The Tesla 3: A Marketing Success Story
Tesla Motors recently announced the projected late 2017 availability of their new Tesla Model 3 all-electric car. For the four or so people remaining in the United States who don’t know about this vehicle, the Tesla 3 is an affordably-priced electric car (less than $35,000, before Federal and State rebates for “zero emission” vehicles) with superlative performance, great safety features and outstanding crash-resistance, and perhaps most importantly, exotic Italian-sports car looks.
The lure of an all-electric car is undeniable -- no CO2 emissions, freedom from dependence on environmentally “dirty” fossil fuels, the convenience of charging up at home overnight, as easily as your cell phone. No more searching around for a gas station in unfamiliar areas, no time wasted on late mornings having to stop for gas, no more aggravation when the morning posted price of $2.29 9 becomes -- inexplicably, frustratingly -- that afternoon’s ride home price of 2.49 9.
Tesla’s first electric vehicle -- the Model S -- was a high-end, very expensive ($100,000) car, great-looking and great-performing, no doubt, but hardly a product for the masses. It did, however, establish Tesla’s credibility as a manufacturer capable of designing and producing an all-electric car that actually worked well for day-in, day-out use. A few hiccups here and there, but tens of thousands of Model S’s have been delivered and Tesla’s capability as a bona fide large-scale supplier of electric vehicles is now cemented.
It’s that backdrop of tangible Model S achievement that caused all the excitement of the Model 3 announcement.
There remains a huge question as to the actual financial efficacy of current all-electric car ownership/operation. This is detailed below. For those customers for whom the immediate appearance of “zero emissions” is the primary attraction of the battery-operated car, no amount of logic and contrary evidence will be sufficient to persuade them away. That the recharging electricity comes from fossil fuels and the actual manufacturing of the lithium-ion batteries is done with fossil fuels, and the fact that disposing of depleted lithium-ion batteries is in itself an environmentally-hazardous activity, none of this matters to the Tesla-faithful.
Considered strictly as a marketing exercise -- product, financial and practical considerations aside -- the public unveiling/announcement of the Tesla 3, complete with the oh-so-accommodating “acceptance” by Tesla of advance product reservations from interested customers at $1000 a pop, was perhaps the most successful consumer product launch in recent times. Maybe ever.
The whole thing is worth a closer look, however. We’ll do this in three parts:
1. The financial case against the ownership of Tesla cars, in the context of today’s oil and electricity pricing
2. The emotional draw of Tesla/electric car ownership
3. Tesla’s handling of the Model 3 product announcement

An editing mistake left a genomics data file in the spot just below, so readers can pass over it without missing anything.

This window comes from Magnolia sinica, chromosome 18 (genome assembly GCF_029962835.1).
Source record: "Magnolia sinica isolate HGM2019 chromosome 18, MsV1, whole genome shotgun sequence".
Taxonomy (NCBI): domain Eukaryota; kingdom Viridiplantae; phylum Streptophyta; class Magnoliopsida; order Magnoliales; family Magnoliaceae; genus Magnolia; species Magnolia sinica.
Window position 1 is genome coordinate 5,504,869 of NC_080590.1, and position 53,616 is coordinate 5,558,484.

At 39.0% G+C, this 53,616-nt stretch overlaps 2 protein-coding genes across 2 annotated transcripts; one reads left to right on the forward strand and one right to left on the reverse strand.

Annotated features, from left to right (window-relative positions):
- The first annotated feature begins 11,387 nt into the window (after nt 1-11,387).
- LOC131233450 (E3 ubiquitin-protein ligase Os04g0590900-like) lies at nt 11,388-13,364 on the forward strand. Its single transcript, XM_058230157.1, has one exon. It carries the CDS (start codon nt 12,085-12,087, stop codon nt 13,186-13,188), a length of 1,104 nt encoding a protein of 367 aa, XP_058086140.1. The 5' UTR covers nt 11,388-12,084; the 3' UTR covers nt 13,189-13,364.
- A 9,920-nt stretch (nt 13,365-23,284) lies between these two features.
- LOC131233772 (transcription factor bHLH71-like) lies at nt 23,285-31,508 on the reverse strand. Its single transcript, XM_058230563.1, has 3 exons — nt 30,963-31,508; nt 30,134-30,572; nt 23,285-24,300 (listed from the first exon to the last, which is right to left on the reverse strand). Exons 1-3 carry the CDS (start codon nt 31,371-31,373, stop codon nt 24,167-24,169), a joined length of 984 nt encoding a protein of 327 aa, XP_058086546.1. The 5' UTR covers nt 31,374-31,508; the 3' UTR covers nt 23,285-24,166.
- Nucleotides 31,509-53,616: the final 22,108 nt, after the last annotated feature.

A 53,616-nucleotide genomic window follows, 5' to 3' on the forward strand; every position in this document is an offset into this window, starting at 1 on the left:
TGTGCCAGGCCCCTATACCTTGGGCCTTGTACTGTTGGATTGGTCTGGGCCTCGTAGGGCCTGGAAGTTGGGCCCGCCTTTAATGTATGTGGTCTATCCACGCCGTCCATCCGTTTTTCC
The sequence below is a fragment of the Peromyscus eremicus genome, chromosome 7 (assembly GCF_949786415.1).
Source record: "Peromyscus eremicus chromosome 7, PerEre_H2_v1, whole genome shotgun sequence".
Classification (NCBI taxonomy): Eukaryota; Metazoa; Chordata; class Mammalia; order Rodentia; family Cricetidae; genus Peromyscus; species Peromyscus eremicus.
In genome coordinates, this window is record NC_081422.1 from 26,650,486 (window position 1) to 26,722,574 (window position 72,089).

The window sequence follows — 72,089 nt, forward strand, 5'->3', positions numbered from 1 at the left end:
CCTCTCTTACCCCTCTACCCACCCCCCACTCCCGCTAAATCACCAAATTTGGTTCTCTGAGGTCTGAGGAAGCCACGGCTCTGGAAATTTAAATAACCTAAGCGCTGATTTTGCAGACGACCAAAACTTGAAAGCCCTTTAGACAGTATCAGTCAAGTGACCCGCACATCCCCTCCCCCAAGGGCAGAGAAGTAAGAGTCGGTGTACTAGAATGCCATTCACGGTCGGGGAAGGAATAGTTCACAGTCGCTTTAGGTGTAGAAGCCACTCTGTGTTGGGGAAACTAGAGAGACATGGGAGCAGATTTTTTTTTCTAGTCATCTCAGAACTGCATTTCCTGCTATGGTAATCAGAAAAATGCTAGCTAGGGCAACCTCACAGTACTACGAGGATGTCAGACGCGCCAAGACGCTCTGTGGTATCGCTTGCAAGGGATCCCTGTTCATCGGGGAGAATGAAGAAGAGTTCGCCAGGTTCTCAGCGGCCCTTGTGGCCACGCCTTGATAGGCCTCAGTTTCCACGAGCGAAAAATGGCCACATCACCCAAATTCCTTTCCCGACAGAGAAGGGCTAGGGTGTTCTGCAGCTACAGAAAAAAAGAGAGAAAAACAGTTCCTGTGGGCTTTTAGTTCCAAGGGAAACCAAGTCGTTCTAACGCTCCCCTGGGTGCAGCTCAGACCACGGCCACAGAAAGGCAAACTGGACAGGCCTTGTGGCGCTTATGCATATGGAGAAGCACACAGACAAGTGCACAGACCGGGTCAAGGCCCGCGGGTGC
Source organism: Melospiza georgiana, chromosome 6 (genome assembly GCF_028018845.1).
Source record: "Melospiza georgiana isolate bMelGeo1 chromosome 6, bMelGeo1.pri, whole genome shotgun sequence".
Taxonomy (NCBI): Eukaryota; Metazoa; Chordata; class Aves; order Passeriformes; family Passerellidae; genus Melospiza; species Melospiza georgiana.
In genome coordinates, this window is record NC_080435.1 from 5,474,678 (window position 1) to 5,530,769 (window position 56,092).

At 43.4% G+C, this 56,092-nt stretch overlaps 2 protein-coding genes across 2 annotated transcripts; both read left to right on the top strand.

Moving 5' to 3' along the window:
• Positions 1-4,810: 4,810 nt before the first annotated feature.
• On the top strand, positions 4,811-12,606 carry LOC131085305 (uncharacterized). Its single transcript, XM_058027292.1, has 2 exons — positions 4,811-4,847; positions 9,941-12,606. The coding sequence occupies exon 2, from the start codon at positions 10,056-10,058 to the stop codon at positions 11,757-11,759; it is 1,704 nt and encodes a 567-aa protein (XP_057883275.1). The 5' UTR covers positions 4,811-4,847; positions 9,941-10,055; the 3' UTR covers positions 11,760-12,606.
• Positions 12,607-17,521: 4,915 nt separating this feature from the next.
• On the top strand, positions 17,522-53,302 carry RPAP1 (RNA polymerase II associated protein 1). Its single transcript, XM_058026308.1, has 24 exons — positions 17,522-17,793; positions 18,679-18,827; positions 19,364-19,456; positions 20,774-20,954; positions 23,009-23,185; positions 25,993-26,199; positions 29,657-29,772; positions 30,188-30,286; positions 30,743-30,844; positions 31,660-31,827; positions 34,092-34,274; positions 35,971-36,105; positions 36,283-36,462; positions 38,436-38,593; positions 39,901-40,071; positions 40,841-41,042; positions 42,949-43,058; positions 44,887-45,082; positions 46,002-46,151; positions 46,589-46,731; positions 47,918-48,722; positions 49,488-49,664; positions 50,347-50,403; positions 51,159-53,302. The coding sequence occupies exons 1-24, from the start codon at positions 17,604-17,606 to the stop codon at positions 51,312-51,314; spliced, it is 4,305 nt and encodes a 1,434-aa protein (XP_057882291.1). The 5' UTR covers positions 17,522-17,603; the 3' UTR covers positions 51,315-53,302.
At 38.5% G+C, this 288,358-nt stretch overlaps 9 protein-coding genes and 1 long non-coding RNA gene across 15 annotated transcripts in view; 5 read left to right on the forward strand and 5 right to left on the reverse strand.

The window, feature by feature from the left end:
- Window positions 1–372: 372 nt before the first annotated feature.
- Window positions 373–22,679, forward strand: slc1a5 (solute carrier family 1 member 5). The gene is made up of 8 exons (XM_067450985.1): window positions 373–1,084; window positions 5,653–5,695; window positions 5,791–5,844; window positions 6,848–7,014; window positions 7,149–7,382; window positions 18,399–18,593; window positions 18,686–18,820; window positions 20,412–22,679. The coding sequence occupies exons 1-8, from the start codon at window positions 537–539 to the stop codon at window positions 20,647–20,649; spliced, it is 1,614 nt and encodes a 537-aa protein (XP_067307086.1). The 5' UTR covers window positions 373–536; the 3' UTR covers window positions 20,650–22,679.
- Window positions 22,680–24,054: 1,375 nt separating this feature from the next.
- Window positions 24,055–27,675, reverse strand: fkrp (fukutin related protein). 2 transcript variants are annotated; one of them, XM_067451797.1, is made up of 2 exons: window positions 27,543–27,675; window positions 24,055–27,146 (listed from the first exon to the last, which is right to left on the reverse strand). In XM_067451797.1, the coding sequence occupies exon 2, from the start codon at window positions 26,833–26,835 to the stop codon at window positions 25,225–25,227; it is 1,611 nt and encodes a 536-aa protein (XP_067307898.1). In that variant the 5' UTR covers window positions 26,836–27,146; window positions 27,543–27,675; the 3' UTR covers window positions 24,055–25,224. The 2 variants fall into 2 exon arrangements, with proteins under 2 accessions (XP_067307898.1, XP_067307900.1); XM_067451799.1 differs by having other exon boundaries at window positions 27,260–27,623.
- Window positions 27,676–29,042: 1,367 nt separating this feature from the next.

1. The Financial Case
From Investor’s Business Daily:
Green Energy Can’t Compete With $35 Oil
Energy: With crude oil at $35 and natural gas at $1.70 (down from $14 in 2007), news pages are full of stories about tough times in the Oil Patch. But the media have been almost conspiratorially quiet on the financial collapse of green energy for the same reason.
Consider a just-released study by University of Chicago researchers on the impact of low gasoline prices on the electric car market, published in the Journal of Economic Perspectives. It found that current battery costs for Tesla’s and other electric vehicles are roughly $325 per kilowatt hour.
And at that price, the study amazingly concluded, the price of oil would need to exceed $350 a barrel before the electric vehicle was cheaper to operate.
In other words, without massive additional taxpayer subsidies to companies such as Tesla, the price of oil would have to not just double or triple, but rocket more than 10-fold before battery-operated cars make financial sense.
The real kicker? 40% of the country gets its Tesla-recharging electricity from dirty, sinful coal. Eliminate coal -- as many politicians want to do these days -- and the cost of electricity soars, making the break-even oil price point well north of $450/bbl. Where is that free lunch anyway?
Once again, well-intentioned fairy tales run smack dab into the bridge abutment of reality.
2. The Emotional Draw
There may be an iron-clad, inarguable case that electric cars like the Tesla are not even close to being economically feasible, until crude oil reached over $300/bbl -- about nine times higher than it is now. Furthermore, over half of this country’s electrical power is supplied by dirty, socially/ecologically-shameful coal, making an electric car recharged by coal-produced electricity an example of the worst kind of ignorance-driven ironically-cruel joke that there could possibly be.